While visiting the scenic drop-offs and wide open sky of the Bempton Cliffs in the United Kingdom, an amateur birder and photographer saw a peregrine falcon.
One of nature’s most effective killers, peregrine falcons rank among the world’s fastest hunters, reaching speeds of more than 200 miles per hour in targeted dive-bombs, according to Forbes.
On May 18, the photographer, Dan Howe, saw nature’s assassin at work.
Howe captured the dramatic moment the peregrine falcon shot down out of the sky and grabbed a puffin in its talons, sharing the photo on Twitter.
“I was taking pictures from the Jubilee Corner viewpoint at Bempton Cliffs and had noticed the peregrine falcon perched (on) a small ledge on the cliff face,” Howe told the Bridlington Echo. “Moments later I was tracking a puffin with my camera when the peregrine falcon swooped on the puffin.”
Michael Atkinson, another photographer and volunteer with the Royal Society for the Protection of Birds at Bempton Cliffs, shared images taken after the puffin was in the falcon’s grasp and being carried away.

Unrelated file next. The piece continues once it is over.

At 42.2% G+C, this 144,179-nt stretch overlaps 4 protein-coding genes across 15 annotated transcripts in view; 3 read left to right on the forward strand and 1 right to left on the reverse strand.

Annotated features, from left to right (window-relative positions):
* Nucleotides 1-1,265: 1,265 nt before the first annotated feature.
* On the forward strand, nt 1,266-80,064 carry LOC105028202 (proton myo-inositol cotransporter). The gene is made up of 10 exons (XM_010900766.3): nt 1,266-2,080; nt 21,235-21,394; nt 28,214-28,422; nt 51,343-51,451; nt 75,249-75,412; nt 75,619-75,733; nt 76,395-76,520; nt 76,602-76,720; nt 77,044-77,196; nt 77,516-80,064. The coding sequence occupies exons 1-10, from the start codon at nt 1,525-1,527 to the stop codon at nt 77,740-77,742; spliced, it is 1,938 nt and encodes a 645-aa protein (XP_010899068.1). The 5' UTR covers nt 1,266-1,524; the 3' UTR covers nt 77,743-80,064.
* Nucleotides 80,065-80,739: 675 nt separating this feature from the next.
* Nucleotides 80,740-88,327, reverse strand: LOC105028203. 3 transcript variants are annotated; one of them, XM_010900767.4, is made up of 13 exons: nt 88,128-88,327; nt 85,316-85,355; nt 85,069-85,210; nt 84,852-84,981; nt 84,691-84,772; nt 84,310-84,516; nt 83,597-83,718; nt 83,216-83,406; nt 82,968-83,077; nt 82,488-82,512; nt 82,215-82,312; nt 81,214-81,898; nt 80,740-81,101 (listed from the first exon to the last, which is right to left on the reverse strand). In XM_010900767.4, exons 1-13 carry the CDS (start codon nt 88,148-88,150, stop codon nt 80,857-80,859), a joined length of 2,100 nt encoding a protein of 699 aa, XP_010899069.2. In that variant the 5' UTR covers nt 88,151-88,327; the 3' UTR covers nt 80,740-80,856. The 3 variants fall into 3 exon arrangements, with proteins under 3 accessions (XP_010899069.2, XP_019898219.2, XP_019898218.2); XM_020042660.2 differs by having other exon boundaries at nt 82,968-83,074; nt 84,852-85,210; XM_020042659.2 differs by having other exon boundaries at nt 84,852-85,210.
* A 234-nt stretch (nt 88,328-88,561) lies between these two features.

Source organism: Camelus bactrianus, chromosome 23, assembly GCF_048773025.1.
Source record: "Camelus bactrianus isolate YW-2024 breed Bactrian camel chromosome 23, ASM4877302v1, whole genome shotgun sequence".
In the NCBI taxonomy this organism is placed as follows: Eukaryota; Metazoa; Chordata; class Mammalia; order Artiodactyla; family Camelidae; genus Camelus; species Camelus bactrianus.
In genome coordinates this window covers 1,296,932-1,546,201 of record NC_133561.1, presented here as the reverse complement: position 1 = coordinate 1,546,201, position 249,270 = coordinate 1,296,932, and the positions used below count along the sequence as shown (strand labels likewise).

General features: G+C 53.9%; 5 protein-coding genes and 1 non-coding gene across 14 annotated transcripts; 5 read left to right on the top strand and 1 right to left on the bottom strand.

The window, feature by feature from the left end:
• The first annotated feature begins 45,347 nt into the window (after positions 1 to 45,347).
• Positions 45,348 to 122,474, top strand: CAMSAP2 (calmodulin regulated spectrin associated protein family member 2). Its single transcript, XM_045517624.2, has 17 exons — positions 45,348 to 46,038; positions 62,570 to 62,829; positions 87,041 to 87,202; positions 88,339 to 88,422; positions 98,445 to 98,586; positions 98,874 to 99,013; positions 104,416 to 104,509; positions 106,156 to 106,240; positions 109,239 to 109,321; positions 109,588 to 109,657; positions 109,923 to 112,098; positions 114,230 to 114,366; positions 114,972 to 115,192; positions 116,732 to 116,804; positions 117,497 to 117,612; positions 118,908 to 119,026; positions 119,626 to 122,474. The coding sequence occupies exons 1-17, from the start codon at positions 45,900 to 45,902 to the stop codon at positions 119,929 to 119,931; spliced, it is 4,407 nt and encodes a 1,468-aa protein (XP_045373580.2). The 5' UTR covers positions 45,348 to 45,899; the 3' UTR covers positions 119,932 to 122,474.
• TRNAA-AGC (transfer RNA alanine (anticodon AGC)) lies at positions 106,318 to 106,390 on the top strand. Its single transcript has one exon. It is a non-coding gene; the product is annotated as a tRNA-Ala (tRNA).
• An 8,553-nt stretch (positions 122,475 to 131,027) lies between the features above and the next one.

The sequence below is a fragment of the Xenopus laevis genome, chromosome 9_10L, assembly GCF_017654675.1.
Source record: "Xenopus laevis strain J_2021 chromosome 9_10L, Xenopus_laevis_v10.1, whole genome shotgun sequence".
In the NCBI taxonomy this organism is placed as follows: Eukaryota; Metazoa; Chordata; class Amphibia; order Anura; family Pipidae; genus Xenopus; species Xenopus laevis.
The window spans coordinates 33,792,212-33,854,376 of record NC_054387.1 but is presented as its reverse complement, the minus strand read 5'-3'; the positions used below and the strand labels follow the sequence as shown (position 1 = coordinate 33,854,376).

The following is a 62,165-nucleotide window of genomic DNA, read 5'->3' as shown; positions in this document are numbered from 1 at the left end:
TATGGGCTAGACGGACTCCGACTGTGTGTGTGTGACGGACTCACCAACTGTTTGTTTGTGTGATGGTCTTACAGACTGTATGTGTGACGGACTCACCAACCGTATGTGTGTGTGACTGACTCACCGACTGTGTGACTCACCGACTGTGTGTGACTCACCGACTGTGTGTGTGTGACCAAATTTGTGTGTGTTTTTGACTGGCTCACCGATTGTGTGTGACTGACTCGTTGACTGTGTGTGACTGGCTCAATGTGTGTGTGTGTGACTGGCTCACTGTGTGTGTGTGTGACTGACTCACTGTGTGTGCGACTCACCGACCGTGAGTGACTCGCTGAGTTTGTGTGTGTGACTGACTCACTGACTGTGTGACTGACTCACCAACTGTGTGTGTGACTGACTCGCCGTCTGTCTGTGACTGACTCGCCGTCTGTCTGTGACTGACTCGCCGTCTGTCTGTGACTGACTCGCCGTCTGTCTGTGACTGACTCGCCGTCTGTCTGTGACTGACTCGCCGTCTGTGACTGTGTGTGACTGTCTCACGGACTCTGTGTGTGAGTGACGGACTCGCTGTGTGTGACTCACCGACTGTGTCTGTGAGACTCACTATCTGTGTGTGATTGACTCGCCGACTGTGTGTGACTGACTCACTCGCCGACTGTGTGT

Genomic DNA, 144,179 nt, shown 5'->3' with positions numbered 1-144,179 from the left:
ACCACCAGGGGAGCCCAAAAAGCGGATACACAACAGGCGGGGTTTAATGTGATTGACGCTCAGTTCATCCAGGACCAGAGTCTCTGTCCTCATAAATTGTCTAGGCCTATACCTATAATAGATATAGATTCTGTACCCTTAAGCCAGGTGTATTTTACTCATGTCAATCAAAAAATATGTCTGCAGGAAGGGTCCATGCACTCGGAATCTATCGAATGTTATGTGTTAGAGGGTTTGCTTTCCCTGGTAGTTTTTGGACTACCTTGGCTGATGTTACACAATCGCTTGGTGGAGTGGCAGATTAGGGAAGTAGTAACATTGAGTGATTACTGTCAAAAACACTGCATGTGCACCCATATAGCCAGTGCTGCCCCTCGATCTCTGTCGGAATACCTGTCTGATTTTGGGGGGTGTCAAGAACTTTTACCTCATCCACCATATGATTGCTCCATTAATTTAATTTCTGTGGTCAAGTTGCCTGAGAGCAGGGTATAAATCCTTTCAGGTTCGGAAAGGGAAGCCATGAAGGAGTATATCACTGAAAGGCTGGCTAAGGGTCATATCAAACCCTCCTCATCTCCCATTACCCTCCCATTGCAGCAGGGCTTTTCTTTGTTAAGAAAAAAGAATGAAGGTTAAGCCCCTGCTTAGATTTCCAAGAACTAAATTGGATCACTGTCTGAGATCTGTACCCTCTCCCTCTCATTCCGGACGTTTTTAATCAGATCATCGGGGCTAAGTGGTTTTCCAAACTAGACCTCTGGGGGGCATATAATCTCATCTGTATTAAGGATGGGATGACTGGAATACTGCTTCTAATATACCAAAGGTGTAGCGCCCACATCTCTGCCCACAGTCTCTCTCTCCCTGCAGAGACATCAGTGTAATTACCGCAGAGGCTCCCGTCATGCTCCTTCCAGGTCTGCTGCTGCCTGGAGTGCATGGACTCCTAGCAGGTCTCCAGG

“Absolutely nuts,” Howe commented on the tweet.
“It’s a cruel world we live in, but this story doesn’t end there,” Howe told the BBC. “After catching the puffin [the peregrine falcon] then seemed to lose it by the time she went to perch again.”
The falcons primarily eat smaller birds, the Royal Society for the Protection of Birds told the BBC, including pigeons and some small mammals. They hunt by catching the birds mid-flight.
Peregrine falcons are widely found across the world, but puffins stick to the coasts of France, the United Kingdom, Iceland, Greenland, the Northeast United States, Eastern Canada and Northern Russia, according to the National Audubon Society.
Bempton Cliffs is located on the eastern coast of England, 240 miles north of London.
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